Tips for Recognizing and Helping a Child in Need

Sep 24, 2018 by

On average, students spend over 7 hours a day in school. That equates to at least 35 hours a week. For many kids, school is like their second home. They become attached to their teachers and friends and feel comfortable in the familiar surroundings of their classroom. This usually means students are happy and relaxed at school, creating the perfect environment for learning and growth. But what about when students are dealing with issues that make learning difficult for them? Whether it’s a student struggling with ADHD (attention deficit hyperactivity disorder), a learning disability or emotional distress at home, it’s a teacher’s job to be sensitive to these issues and find ways to help reach these troubled kids. Here are a few tips for recognizing a child’s need for help and ways to handle it.

Recognize the Signs

The first step in identifying a student in need of intervention or additional help is to know the signs you’re looking for. There are several common issues that affect young learners, most of which stem from emotional stress, PTSD, trouble at home or academic frustration.


This is one of the most obvious ways that a student may act out if they are struggling internally. Violent outbursts are not very common, but they do happen. Depending on a students age or their degree of aggression, they might show violent behavior toward themselves, others or classroom materials. Outbursts may include throwing items, banging their desk, hitting themselves or others. If the student’s behavior is putting other students in danger, outside intervention is needed right away. Teachers may elicit the help of the principal, school counselor or a security or resource officer.


Sadly, depression is all too common among students of all ages. In fact, 1 in 5 college students report having stress or depression. But that doesn’t mean it can’t affect younger students as well. Signs of depression are not always outwardly apparent but if you know what you’re looking for, you can easily spot them and get the student the help they need. A “normal” level of depression is felt by most people at one time or another and is most notably marked by feelings of sadness that subside within a couple of days. Chronic depression is something very different. Students with chronic depression may exhibit mood swings, inability to concentrate, change in eating habits, disturbed sleep, withdrawal from social activities, and poor hygiene. If you see a student exhibiting these behaviors over an extended period of time, a call to their parent or speaking to the school counselor are both great first steps in reaching the student.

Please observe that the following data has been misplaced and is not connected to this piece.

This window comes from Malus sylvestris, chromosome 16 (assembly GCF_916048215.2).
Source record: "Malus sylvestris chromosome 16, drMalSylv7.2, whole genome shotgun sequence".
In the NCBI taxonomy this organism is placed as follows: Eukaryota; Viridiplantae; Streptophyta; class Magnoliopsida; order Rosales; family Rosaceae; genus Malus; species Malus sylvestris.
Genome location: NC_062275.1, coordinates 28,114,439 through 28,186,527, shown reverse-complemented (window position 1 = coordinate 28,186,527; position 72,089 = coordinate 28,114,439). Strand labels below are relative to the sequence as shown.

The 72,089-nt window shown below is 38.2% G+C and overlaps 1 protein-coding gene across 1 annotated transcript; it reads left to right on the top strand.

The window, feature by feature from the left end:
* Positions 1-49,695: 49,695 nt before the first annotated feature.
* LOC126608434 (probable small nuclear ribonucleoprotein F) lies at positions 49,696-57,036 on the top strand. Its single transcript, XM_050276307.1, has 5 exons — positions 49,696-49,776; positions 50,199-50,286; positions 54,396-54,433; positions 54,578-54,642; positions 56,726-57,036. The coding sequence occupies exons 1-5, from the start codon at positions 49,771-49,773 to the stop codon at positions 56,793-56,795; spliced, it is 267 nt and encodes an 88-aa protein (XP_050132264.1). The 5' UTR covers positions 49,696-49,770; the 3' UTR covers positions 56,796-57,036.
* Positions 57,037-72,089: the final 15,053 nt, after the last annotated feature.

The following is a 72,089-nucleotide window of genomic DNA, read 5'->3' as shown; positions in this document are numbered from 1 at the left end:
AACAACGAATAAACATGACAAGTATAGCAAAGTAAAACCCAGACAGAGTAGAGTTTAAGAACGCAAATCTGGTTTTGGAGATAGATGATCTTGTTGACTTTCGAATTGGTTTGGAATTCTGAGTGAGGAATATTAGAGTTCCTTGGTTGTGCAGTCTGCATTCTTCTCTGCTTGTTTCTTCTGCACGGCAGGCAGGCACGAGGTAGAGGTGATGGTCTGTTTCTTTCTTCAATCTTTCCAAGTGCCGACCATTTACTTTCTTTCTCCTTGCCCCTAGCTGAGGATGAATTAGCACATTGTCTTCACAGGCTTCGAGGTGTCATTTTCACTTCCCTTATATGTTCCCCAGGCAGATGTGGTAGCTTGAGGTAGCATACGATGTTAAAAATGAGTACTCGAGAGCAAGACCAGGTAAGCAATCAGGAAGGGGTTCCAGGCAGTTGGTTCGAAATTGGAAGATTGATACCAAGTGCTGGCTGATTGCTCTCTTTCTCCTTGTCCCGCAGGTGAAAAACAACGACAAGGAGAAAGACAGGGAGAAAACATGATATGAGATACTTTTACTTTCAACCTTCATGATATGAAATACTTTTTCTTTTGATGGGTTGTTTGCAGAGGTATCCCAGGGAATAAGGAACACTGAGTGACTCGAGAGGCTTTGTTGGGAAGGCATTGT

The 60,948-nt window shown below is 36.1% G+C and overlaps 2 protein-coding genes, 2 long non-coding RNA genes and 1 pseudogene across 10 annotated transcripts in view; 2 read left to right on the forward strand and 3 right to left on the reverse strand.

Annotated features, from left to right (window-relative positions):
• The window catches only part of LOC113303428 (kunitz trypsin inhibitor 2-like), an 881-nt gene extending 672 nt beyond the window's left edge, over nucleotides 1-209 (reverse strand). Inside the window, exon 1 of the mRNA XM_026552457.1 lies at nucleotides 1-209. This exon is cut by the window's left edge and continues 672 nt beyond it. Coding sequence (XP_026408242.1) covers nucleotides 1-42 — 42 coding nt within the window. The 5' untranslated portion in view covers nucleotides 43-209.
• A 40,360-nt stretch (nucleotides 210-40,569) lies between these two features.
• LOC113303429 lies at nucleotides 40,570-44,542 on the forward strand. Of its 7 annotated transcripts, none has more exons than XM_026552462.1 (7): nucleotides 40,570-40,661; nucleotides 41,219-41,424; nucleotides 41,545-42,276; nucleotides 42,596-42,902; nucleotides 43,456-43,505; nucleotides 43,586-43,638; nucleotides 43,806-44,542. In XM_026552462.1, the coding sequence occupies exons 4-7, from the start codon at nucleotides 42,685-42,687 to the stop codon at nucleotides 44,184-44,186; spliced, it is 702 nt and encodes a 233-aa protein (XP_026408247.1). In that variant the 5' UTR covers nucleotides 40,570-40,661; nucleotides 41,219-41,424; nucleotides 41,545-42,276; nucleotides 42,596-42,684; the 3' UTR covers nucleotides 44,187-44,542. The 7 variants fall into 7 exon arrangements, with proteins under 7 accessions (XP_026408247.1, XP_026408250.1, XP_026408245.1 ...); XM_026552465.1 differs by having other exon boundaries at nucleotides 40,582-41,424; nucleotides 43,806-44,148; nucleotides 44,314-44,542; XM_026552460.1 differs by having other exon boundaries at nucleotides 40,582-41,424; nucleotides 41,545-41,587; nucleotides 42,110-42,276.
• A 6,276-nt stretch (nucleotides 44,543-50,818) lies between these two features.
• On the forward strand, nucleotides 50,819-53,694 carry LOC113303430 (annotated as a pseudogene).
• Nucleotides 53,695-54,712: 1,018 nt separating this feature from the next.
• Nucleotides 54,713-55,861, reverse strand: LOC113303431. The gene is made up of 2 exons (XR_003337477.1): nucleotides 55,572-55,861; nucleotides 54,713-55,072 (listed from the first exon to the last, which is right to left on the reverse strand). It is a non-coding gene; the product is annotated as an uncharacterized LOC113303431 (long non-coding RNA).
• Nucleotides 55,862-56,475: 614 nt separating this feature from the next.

Suicidal Thoughts

When a student’s depression goes unnoticed and untreated for too long, it can lead to suicidal thoughts. Many students keep these thoughts to themselves but may document them in drawings, a journal, or through cryptic or telling messages on social media. Being aware of the language a student uses can give you clues into whether or not they’re experiencing suicidal thoughts. Are students saying “goodbye” to friends? Do they speak about the future as if they won’t be around to see it? If a student is being bullied, their chances of having suicidal thoughts increase exponentially. Take notice of any bullying behavior and report to the principal or guidance counselor immediately. Most schools have adopted a no-tolerance policy in terms of bullying.

How to Offer Help

There are countless ways that you can help a student in need, even if they don’t realize they are at risk. It’s not uncommon for students to reject your help or deny their situation. Sometimes, simply making yourself available for them to confide in and for you to listen helps bridge the gap. School guidance counselors are trained in handle a student’s emotional and mental struggles. They offer the tools needed for students to identify and address feelings of depression, anger or other emotional and psychological distress. Being in communication with a troubled student’s parent is also important. This gives you inside knowledge into how the student acts at home or what external factors may be contributing to the situation. Don’t ignore signs a student needs help or chock it up to typical teenage angst. Simply asking a student if they’re okay can be the first step toward positively changing their life.

5. Suicidal Thoughts

Most people who attempt suicide communicate early messages about their distress. These messages can range from “I don’t want to be here”, to a series of vague “good-byes”, to “I’m going to kill myself.” Non-verbal messages could include giving away valued items, and putting legal, financial, and other affairs in order. All of the above messages should be taken seriously.

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